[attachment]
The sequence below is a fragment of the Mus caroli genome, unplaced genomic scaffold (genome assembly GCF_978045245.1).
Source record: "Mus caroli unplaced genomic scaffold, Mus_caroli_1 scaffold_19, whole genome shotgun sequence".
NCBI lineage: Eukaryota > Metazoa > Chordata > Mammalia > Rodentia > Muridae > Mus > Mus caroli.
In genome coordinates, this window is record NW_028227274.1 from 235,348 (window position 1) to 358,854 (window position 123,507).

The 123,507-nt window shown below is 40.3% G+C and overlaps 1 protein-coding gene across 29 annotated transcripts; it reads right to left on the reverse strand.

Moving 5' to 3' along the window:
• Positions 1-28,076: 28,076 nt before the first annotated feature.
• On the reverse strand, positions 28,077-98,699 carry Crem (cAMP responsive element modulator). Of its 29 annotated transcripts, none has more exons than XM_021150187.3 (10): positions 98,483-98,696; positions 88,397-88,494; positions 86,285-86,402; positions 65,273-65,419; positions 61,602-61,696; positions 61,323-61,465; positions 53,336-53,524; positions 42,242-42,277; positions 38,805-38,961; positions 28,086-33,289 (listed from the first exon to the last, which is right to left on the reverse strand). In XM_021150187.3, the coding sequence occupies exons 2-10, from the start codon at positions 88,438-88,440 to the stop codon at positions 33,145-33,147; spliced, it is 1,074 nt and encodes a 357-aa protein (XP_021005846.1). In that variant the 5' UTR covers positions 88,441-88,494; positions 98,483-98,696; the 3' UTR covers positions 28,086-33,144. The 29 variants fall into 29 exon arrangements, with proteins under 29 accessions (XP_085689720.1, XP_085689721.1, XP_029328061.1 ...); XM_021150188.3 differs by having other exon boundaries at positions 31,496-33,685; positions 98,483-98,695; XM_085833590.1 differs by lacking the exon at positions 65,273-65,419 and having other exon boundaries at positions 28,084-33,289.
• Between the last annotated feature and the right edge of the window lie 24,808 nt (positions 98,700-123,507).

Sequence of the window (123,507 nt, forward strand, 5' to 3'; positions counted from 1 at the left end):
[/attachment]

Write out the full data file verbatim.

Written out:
The sequence below is a fragment of the Mus caroli genome, unplaced genomic scaffold (genome assembly GCF_978045245.1).
Source record: "Mus caroli unplaced genomic scaffold, Mus_caroli_1 scaffold_19, whole genome shotgun sequence".
NCBI lineage: Eukaryota > Metazoa > Chordata > Mammalia > Rodentia > Muridae > Mus > Mus caroli.
In genome coordinates, this window is record NW_028227274.1 from 235,348 (window position 1) to 358,854 (window position 123,507).

The 123,507-nt window shown below is 40.3% G+C and overlaps 1 protein-coding gene across 29 annotated transcripts; it reads right to left on the reverse strand.

Moving 5' to 3' along the window:
• Positions 1-28,076: 28,076 nt before the first annotated feature.
• On the reverse strand, positions 28,077-98,699 carry Crem (cAMP responsive element modulator). Of its 29 annotated transcripts, none has more exons than XM_021150187.3 (10): positions 98,483-98,696; positions 88,397-88,494; positions 86,285-86,402; positions 65,273-65,419; positions 61,602-61,696; positions 61,323-61,465; positions 53,336-53,524; positions 42,242-42,277; positions 38,805-38,961; positions 28,086-33,289 (listed from the first exon to the last, which is right to left on the reverse strand). In XM_021150187.3, the coding sequence occupies exons 2-10, from the start codon at positions 88,438-88,440 to the stop codon at positions 33,145-33,147; spliced, it is 1,074 nt and encodes a 357-aa protein (XP_021005846.1). In that variant the 5' UTR covers positions 88,441-88,494; positions 98,483-98,696; the 3' UTR covers positions 28,086-33,144. The 29 variants fall into 29 exon arrangements, with proteins under 29 accessions (XP_085689720.1, XP_085689721.1, XP_029328061.1 ...); XM_021150188.3 differs by having other exon boundaries at positions 31,496-33,685; positions 98,483-98,695; XM_085833590.1 differs by lacking the exon at positions 65,273-65,419 and having other exon boundaries at positions 28,084-33,289.
• Between the last annotated feature and the right edge of the window lie 24,808 nt (positions 98,700-123,507).

Sequence of the window (123,507 nt, forward strand, 5' to 3'; positions counted from 1 at the left end):